• WUSRPH

        Speaking of redistricting:

        An important article on the Wisconsin “political gerrymandering” case that is now on its way to the SCOTUS. If this decision is upheld it might end the kind of practice we saw here in Travis County were a reliable Democratic base was split up among multiple Senate and US House districts for political reasons alone. The result was to effectively deny Democrats a chance to be represented by someone they chose. The SCOTUS has said such political gerrymandering is unconstitutional but it also has said it has yet to see a provable case..Many observers think the Wisconsin case may finally be the one……



    Did anyone remember that this is San Jacinto Day? It used to be almost as important in celebration terms as March 2nd and 6th but not so much in recent years.


    If anyone wants to know the “end of session” deadlines that will limit what and when the House and Senate can do things over the next 38 day go to this site:




    It will take you to a chart of the month of May that I designed back in 1993. It would look a lot better if I had not been limited to doing it on a Mac without knowing how to fancy up the display but it is still serviceable.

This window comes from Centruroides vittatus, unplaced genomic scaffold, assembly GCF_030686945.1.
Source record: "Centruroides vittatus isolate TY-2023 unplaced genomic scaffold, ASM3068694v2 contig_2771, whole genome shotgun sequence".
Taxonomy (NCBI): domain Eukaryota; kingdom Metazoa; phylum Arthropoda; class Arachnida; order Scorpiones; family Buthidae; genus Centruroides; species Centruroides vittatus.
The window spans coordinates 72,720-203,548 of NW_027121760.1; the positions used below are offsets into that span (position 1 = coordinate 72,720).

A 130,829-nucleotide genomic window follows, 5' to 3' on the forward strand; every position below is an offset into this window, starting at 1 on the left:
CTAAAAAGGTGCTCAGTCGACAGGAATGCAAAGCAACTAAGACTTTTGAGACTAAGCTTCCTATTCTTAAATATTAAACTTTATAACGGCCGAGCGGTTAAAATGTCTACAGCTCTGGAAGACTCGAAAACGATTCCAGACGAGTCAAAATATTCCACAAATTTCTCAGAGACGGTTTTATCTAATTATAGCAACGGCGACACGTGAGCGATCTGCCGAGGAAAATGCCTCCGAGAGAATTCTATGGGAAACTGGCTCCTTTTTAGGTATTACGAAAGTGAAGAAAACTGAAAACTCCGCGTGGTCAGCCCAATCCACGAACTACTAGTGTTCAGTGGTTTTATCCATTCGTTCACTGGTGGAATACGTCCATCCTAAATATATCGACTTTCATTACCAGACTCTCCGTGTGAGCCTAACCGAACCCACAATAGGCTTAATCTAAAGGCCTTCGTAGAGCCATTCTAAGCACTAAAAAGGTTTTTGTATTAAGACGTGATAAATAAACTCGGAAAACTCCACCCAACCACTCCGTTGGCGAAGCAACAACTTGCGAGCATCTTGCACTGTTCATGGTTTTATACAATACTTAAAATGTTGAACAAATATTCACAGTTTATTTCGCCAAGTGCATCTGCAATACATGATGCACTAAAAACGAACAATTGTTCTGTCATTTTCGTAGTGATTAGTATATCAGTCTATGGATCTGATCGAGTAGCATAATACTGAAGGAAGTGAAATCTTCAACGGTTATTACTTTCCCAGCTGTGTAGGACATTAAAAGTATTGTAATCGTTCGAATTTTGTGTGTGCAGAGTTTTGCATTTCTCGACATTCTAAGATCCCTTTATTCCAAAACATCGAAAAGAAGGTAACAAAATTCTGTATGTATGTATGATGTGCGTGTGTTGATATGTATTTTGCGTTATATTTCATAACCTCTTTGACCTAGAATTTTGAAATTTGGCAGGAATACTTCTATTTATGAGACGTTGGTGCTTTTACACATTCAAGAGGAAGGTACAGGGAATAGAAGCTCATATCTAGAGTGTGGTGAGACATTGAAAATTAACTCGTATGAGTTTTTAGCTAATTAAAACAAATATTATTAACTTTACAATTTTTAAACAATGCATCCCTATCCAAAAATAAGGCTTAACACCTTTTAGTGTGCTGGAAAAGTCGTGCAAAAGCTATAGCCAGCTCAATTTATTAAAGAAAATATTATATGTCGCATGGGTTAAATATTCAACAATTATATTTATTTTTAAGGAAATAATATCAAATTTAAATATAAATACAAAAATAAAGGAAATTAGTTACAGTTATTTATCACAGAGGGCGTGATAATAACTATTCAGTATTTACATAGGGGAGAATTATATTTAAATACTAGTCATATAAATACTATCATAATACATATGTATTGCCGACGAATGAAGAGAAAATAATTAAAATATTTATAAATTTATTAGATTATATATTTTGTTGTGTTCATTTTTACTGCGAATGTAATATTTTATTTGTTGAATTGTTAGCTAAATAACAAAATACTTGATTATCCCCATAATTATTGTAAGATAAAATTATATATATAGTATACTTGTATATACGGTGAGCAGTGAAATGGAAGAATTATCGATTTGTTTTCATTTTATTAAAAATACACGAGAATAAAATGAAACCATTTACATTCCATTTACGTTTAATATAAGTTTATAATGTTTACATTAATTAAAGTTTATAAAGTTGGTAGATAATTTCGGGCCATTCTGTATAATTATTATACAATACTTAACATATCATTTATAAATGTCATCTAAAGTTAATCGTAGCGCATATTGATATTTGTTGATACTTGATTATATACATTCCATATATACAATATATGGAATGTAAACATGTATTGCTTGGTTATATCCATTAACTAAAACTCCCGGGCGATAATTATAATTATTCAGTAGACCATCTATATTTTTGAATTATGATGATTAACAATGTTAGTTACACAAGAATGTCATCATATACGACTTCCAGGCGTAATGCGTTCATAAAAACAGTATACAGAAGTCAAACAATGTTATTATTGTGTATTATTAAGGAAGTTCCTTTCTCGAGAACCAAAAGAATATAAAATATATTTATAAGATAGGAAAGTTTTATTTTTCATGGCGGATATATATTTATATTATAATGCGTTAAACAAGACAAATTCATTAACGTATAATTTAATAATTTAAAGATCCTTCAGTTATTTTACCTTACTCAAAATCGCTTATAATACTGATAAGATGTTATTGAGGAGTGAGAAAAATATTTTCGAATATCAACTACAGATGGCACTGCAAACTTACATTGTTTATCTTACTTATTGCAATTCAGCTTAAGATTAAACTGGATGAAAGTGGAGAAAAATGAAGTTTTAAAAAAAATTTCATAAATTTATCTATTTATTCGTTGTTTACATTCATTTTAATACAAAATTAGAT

• BCinBCS

      The display is fine. Thanks for the effort.


    I have never had much good to say about Gov. Abbott but, at least, I had this impression that he was a competent lawyer….BUT an item in the Texas Tribune has made me rethink my opinion of his legal skills….All it does is point out that Texas has consistently lost the redistricting cases, all of which has been found to have deliberately discriminated against Hispanics and blacks……and then point out who was the attorney advising the Legislature that the bills were totally constitutional—-Gregg Abbott when he was attorney general. Perhaps that explains why he so badly wants to change the US Constitution.